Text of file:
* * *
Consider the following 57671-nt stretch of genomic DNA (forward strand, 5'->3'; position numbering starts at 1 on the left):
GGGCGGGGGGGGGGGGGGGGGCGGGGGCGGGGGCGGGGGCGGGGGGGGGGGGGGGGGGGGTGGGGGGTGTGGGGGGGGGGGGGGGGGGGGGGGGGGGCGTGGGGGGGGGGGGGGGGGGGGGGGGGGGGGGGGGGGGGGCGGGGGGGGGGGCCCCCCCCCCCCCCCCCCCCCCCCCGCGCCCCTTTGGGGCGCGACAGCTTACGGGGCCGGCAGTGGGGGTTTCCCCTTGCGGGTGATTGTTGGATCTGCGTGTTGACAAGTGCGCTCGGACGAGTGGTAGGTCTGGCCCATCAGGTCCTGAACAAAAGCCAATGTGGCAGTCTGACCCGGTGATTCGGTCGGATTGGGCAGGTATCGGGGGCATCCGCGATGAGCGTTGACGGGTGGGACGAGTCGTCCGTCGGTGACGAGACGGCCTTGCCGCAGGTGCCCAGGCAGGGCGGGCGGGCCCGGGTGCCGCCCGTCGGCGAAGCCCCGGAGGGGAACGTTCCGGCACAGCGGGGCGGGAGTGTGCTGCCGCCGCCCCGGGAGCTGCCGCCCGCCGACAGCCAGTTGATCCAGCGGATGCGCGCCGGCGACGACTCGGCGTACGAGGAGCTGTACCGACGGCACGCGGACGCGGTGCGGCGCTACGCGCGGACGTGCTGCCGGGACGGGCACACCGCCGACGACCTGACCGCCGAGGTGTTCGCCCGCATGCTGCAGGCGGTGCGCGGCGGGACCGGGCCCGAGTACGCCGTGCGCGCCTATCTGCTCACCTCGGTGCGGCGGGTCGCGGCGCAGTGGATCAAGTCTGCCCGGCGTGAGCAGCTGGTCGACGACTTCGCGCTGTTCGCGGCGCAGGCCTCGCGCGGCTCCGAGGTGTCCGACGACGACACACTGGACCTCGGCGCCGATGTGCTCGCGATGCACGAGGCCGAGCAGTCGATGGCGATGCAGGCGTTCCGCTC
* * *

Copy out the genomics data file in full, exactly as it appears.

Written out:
Consider the following 57671-nt stretch of genomic DNA (forward strand, 5'->3'; position numbering starts at 1 on the left):
GGGCGGGGGGGGGGGGGGGGGCGGGGGCGGGGGCGGGGGCGGGGGGGGGGGGGGGGGGGGTGGGGGGTGTGGGGGGGGGGGGGGGGGGGGGGGGGGGCGTGGGGGGGGGGGGGGGGGGGGGGGGGGGGGGGGGGGGGGCGGGGGGGGGGGCCCCCCCCCCCCCCCCCCCCCCCCCGCGCCCCTTTGGGGCGCGACAGCTTACGGGGCCGGCAGTGGGGGTTTCCCCTTGCGGGTGATTGTTGGATCTGCGTGTTGACAAGTGCGCTCGGACGAGTGGTAGGTCTGGCCCATCAGGTCCTGAACAAAAGCCAATGTGGCAGTCTGACCCGGTGATTCGGTCGGATTGGGCAGGTATCGGGGGCATCCGCGATGAGCGTTGACGGGTGGGACGAGTCGTCCGTCGGTGACGAGACGGCCTTGCCGCAGGTGCCCAGGCAGGGCGGGCGGGCCCGGGTGCCGCCCGTCGGCGAAGCCCCGGAGGGGAACGTTCCGGCACAGCGGGGCGGGAGTGTGCTGCCGCCGCCCCGGGAGCTGCCGCCCGCCGACAGCCAGTTGATCCAGCGGATGCGCGCCGGCGACGACTCGGCGTACGAGGAGCTGTACCGACGGCACGCGGACGCGGTGCGGCGCTACGCGCGGACGTGCTGCCGGGACGGGCACACCGCCGACGACCTGACCGCCGAGGTGTTCGCCCGCATGCTGCAGGCGGTGCGCGGCGGGACCGGGCCCGAGTACGCCGTGCGCGCCTATCTGCTCACCTCGGTGCGGCGGGTCGCGGCGCAGTGGATCAAGTCTGCCCGGCGTGAGCAGCTGGTCGACGACTTCGCGCTGTTCGCGGCGCAGGCCTCGCGCGGCTCCGAGGTGTCCGACGACGACACACTGGACCTCGGCGCCGATGTGCTCGCGATGCACGAGGCCGAGCAGTCGATGGCGATGCAGGCGTTCCGCTC